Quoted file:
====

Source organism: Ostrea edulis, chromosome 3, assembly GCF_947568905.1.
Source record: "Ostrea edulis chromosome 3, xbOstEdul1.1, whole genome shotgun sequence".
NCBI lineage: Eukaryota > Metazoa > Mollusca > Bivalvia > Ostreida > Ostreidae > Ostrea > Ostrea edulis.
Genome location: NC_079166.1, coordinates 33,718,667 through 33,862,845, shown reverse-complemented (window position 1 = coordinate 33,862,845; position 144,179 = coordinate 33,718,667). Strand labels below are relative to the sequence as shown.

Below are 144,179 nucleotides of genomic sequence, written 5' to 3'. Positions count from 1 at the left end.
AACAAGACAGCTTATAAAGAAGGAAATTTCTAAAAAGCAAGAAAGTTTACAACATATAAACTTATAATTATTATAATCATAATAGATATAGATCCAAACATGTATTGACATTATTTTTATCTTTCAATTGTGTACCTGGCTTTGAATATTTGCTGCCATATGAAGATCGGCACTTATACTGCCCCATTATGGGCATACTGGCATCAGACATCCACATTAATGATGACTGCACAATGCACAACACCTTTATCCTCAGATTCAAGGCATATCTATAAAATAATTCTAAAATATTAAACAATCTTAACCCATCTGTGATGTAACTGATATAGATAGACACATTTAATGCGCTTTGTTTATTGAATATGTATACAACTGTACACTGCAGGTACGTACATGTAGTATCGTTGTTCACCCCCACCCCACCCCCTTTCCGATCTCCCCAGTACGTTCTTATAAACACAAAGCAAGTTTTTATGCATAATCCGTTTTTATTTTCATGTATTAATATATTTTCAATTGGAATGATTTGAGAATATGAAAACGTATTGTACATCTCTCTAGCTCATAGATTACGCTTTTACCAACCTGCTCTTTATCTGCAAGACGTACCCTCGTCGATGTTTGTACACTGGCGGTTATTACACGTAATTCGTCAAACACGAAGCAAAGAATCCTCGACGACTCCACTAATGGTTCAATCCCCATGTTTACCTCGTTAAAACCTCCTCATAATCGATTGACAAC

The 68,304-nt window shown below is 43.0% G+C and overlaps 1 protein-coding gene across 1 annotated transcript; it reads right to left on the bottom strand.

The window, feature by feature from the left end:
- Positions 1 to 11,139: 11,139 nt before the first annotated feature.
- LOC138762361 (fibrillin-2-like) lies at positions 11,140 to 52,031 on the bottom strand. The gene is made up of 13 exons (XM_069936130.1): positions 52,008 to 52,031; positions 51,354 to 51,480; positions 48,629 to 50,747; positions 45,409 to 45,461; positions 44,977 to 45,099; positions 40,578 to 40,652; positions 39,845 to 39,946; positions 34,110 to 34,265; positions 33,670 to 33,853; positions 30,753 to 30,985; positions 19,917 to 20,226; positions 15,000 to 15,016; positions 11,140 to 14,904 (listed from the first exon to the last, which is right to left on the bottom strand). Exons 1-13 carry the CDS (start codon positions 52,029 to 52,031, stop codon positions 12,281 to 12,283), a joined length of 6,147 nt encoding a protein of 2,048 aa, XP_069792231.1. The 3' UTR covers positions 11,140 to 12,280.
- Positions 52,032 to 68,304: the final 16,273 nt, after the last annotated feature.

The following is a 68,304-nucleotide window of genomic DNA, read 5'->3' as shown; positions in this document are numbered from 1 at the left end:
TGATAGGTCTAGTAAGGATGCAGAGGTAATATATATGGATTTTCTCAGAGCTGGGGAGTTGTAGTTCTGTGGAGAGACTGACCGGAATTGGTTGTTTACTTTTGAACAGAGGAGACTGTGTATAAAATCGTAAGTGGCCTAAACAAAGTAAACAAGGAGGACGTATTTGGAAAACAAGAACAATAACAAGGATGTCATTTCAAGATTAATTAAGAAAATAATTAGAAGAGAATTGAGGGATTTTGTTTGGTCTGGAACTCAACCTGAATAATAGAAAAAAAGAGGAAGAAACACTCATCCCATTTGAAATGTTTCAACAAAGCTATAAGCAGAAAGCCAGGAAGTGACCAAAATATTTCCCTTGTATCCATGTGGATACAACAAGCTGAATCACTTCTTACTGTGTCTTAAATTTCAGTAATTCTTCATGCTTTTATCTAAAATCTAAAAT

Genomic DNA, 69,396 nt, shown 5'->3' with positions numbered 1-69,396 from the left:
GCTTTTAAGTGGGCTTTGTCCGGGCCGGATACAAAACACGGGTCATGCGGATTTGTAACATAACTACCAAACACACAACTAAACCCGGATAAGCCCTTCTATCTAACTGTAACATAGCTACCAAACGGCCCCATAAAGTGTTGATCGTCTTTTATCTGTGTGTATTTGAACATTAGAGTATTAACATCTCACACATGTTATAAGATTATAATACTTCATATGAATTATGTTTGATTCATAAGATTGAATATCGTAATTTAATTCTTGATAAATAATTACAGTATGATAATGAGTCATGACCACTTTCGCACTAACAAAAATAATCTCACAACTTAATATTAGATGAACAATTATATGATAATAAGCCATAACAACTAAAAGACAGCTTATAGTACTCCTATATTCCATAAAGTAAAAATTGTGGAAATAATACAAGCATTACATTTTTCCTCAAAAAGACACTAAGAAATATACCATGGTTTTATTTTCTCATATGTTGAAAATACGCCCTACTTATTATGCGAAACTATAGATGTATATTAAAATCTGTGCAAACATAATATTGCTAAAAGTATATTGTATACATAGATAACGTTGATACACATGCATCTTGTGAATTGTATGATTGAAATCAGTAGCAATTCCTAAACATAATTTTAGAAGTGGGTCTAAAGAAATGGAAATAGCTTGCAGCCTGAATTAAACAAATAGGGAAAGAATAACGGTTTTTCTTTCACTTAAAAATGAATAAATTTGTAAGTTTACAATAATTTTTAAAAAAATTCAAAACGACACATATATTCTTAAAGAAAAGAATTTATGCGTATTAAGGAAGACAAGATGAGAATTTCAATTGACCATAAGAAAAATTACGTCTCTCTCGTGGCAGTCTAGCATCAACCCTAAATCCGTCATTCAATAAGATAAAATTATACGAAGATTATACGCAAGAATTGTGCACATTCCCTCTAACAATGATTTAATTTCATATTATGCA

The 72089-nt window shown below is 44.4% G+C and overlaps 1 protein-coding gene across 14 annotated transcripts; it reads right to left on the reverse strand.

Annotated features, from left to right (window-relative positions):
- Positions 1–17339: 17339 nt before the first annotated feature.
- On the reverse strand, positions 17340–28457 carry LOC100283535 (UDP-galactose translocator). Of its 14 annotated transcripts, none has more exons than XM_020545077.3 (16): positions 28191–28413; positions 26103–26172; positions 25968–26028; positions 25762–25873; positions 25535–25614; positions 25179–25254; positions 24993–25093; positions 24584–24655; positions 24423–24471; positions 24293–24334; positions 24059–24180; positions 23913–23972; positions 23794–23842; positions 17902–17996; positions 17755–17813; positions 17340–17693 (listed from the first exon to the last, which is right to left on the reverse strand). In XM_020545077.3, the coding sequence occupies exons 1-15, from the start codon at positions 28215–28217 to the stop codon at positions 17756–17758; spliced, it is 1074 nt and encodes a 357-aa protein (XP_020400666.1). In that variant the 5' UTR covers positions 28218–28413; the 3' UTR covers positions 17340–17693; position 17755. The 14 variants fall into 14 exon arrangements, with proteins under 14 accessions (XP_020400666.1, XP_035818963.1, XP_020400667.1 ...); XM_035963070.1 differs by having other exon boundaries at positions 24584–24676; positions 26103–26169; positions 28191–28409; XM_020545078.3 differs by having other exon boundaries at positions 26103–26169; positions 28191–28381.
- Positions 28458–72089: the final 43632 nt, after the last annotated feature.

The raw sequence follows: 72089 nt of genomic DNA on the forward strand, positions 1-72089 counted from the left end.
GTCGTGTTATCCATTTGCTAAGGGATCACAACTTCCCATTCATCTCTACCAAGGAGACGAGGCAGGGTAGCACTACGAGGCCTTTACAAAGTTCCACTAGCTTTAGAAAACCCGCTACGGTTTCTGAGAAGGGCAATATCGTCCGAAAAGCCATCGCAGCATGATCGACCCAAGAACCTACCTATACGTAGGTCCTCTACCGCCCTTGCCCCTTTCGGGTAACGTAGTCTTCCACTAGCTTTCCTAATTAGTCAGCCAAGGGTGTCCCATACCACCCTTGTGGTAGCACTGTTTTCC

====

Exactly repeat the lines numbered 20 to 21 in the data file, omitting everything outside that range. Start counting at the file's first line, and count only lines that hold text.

- Positions 28458–72089: the final 43632 nt, after the last annotated feature.

The raw sequence follows: 72089 nt of genomic DNA on the forward strand, positions 1-72089 counted from the left end.